utils¶

Non-numerical utilities (notably for parallel computation).

Overview¶

This module gathers several non-numerical utilities. The only one of direct interest to the user is the multiplexer function, which we now describe briefly.

Say we have some function f, which takes only keyword arguments:

def f(x=0, y=0, z=0):
return x + y + z**2

We wish to evaluate f repetitively for a range of x, y and/or z values. To do so, we may use function multiplexer as follows:

results = multiplexer(f=f, x=3, y=[2, 4, 6], z=[3, 5])

which returns a list of 3*2 dictionaries of the form:

[ {'x':3, 'y':2, 'z':3, 'out':14},  # 14=f(3, 2, 3)
{'x':3, 'y':2, 'z':5, 'out':30},
{'x':3, 'y':4, 'z':3, 'out':16},
... ]

In other words, multiplexer computes the Cartesian product of the inputs.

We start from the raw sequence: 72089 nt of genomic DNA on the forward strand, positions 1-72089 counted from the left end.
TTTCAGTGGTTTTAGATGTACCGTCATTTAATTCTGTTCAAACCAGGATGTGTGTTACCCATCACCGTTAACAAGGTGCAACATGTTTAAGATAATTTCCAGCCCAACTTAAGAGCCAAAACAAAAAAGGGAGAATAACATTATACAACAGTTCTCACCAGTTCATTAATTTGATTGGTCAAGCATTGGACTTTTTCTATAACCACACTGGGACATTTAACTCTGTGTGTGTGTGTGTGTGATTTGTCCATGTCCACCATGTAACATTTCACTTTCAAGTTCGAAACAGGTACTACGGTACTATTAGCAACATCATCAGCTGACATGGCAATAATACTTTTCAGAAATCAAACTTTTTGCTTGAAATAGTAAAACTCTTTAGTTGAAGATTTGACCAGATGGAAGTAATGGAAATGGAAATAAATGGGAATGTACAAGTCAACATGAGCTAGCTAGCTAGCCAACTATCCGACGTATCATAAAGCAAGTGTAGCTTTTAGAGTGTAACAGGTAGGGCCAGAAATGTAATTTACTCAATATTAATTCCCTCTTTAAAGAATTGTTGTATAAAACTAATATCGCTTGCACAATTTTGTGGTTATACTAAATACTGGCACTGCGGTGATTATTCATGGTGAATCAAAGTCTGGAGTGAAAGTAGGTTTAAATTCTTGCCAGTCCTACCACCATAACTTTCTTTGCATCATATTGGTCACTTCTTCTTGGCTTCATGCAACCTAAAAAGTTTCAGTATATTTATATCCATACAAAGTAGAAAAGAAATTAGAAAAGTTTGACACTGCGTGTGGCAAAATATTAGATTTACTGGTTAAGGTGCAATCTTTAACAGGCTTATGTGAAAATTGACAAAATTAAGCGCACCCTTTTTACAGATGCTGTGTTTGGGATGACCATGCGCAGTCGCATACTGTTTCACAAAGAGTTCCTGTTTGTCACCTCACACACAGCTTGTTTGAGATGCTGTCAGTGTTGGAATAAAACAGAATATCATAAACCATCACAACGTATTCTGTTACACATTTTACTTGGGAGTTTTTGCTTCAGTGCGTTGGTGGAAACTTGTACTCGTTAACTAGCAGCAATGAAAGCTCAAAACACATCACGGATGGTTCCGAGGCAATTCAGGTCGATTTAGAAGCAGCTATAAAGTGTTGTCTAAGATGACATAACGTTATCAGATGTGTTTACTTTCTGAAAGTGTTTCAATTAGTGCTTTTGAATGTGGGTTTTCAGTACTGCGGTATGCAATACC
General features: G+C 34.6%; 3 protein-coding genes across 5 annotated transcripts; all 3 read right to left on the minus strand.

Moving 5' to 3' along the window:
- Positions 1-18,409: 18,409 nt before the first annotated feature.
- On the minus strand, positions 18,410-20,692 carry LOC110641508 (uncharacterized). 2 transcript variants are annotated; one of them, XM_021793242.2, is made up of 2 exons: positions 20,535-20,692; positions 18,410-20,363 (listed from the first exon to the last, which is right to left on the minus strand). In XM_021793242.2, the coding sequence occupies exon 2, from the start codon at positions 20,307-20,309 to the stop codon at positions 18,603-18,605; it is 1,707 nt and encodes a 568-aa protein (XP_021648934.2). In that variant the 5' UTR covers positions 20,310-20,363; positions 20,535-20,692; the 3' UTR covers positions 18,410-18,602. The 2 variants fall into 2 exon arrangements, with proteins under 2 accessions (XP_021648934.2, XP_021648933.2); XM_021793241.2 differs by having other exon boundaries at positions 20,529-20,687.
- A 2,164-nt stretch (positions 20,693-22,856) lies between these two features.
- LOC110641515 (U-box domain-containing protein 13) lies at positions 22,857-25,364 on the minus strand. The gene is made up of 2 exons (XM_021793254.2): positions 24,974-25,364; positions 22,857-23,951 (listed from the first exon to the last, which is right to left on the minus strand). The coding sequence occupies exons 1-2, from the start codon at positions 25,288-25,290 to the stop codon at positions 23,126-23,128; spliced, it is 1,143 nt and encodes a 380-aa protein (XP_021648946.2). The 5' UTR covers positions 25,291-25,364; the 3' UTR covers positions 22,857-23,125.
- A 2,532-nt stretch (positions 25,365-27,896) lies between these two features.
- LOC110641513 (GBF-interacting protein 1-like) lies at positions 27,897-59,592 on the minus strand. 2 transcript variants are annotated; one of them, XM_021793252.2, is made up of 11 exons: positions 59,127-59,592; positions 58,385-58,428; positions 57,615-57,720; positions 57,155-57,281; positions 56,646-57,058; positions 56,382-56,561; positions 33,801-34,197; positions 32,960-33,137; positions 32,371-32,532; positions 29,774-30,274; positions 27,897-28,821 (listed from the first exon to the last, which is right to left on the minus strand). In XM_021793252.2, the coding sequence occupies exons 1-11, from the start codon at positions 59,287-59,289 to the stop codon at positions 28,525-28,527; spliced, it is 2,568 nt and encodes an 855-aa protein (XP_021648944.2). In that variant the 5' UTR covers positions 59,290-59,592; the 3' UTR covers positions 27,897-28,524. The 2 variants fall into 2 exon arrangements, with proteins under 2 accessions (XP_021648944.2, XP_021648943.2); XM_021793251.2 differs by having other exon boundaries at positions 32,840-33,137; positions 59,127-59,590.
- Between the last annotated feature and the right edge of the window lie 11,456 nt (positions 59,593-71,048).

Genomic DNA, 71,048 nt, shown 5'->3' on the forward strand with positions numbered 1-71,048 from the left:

For each argument, you may use a dictionary instead of a list:

results = multiplexer(f=f, z={'good': 3, 'bad': 5})

In that case, the values of the dictionaries are used in the same way as above, but the output reports the corresponding keys, i.e.:

[ {'z': 'good', 'out': 12},  # f(0, 0, 3)
{'z': 'bad', 'out': 28}    # f(0, 0, 5)
]

This is useful when f takes as arguments complex objects that you would like to replace by more legible labels; e.g. option  model of class SMC.

multiplexer also accepts three extra keyword arguments (whose name may not therefore be used as keyword arguments for function f):

• nruns (default=1): evaluate f nruns time for each combination of arguments; an entry ‘run’ (ranging from 0 to nruns-1) is added to the output dictionaries. This is mostly useful when the output of f is random.
• seeding: if True, generate random numbers that are all distinct, and use them as input for keyword argument seed of function. Again, this is useful if f returns a random output, and if in addition, it does take as a kw argument a seed for the random generator.
• nprocs: if >0, number of CPU cores to use in parallel; if <=0, number of cores not to use; in particular, nprocs=0 means all CPU cores must be used.

Warning

Option nprocs rely on the standard library multiprocessing, whose performance and behaviour seems to be OS-dependent. In particular, it may not work well on Windows.